One of the most debatable questions in CimplyFive’s First Survey on Secretarial Practice conducted in July 2016 was on the practice of taking Director’s consent for holding Board Meeting at shorter notice.
Though this is not a statutory requirement, our survey indicated that 81% of the respondents revealed that they took Directors consent for holding Board Meetings at shorter notice. Taking consent from all participants even though it is not mandatory seems to be a desirable practice as it meets the basic yardstick of good governance, which is to enable all the eligible members to participate in the decision making process. The moot question is, does a deeper scrutiny of this practice stand the test of good governance?
When we dig deeper, an unintended implication of this practice has the effect of providing a veto right to each and every director, as the failure of even a single director to give their consent has the effect of deferring the Board Meeting, even if every other director wants to have it.
In this context, it is worth noting an interesting observation made by the Robert’s Rules of Order, first published in 1876 which is considered the Bible of Parliamentary procedures, on getting consent from members. The options available are:
All members, or
All members present, or
All members present and voting.
The Book reasons that getting consent from all the members or all members present has the effect of treating a vote to abstain or inability to vote for whatever reason, as a negative vote. Given this effect, this basis is not to be used unless the matter is of such grave importance that a positive consent from all the members is considered essential. Given this backdrop, it is worth examining how and why veto rights emerged, and is it an appropriate instrument for Corporate Board Meetings.
Veto rights or negative affirmative rights are basically negation of the power of majority to take decisions. This is a right not normally accorded in the statute books, which uphold the principles of democracy and endorses decision made by the majority. The rare exceptions where the rule of majority is negated by the statutes is when the rights of a minority group is adversely affected or a basic principle of their association is being modified, altered or substantially changed.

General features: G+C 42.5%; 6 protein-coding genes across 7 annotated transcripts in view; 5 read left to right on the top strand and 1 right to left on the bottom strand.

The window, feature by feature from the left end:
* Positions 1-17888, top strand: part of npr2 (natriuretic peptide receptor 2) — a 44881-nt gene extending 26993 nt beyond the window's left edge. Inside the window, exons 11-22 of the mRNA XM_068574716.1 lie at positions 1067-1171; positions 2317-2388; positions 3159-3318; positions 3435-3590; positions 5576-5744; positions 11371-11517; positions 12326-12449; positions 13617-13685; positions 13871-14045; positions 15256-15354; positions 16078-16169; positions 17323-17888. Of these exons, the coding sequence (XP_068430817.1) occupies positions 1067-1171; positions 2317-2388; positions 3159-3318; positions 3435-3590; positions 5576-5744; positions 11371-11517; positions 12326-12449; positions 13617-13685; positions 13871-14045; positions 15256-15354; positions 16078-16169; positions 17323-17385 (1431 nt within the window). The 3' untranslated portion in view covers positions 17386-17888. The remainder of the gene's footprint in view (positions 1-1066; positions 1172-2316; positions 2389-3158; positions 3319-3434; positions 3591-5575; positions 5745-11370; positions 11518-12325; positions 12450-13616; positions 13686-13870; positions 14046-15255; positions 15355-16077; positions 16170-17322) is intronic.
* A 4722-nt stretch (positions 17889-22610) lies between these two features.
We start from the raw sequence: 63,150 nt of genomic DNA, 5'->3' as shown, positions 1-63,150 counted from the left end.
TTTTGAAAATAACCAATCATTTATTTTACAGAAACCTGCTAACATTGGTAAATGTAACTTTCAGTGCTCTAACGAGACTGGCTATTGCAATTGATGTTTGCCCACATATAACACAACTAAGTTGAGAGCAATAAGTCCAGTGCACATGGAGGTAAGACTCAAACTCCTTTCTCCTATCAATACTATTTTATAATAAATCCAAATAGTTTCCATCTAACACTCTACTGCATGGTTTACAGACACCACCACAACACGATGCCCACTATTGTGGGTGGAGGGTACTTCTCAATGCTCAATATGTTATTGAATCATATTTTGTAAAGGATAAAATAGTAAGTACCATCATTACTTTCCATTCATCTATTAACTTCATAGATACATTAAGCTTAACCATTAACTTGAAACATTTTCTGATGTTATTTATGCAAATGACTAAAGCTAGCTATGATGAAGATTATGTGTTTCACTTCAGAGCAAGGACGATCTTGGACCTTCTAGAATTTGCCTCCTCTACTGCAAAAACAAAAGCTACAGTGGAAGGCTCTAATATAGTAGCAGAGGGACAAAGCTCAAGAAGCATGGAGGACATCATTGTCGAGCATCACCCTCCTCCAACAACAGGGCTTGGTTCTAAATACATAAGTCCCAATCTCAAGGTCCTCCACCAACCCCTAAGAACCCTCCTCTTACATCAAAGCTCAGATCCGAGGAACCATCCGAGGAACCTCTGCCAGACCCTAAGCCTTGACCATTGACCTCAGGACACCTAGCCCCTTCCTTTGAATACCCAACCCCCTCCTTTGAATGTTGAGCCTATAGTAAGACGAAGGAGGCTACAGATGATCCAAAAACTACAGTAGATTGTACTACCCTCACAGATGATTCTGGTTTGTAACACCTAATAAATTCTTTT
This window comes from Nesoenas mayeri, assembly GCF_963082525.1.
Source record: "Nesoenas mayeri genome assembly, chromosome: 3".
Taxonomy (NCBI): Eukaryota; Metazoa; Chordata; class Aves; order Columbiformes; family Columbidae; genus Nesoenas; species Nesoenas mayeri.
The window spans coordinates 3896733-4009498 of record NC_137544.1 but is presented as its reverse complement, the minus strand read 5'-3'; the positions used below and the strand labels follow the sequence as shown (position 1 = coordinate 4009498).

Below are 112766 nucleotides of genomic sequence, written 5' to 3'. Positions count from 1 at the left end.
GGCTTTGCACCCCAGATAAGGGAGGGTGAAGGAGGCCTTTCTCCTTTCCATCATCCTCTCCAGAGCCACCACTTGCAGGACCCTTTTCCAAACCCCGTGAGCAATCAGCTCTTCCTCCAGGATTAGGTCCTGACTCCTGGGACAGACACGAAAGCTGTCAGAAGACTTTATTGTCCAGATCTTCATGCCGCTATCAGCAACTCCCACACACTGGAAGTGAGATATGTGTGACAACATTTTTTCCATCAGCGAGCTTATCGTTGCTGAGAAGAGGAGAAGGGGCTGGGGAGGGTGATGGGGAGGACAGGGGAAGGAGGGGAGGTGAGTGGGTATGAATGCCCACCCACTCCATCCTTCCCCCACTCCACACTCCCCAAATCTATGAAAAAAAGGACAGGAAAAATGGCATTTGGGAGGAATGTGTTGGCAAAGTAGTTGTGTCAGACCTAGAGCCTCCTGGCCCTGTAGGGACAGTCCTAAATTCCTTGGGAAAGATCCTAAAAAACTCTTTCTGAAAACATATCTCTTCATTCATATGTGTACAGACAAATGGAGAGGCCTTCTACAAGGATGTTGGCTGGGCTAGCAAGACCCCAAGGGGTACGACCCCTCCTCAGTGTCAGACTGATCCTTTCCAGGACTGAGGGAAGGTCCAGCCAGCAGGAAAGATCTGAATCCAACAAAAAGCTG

In sharp contrast, veto rights are a standard feature of private Shareholder Agreements that are used mainly by financial investors taking a stake in start-ups to protect their large financial outlay they bring to the table. Covering areas of Board representation, Approval for Financing plans and CXO appointments, Anti-dilution provisions and Shareholder Reward sharing mechanisms like Right of First Offer (ROFO), Right of First Refusal (ROFR), Tag along rights and Drag-along rights, veto rights have a logical and justified place, as in their absence it will be difficult for start-ups with ideas to attract capital, despite the knowledge that capital without entrepreneurs will remain idle cash. Hence, for dreams to be realized and idle cash to become riches, veto embedded in shareholder agreements is a valuable conduit.
In contrast to shareholder meetings where ownership rights are to be protected, the Corporate Board is more a body of collective wisdom to guide and run the company, which includes some high-end residual powers that involve day to day running of the company like powers to borrow and appoint representatives to present company’s interest. Given the nature of the Corporate Board, it is worth debating if consent from Directors should be obtained for holding Board Meetings at Shorter Notice.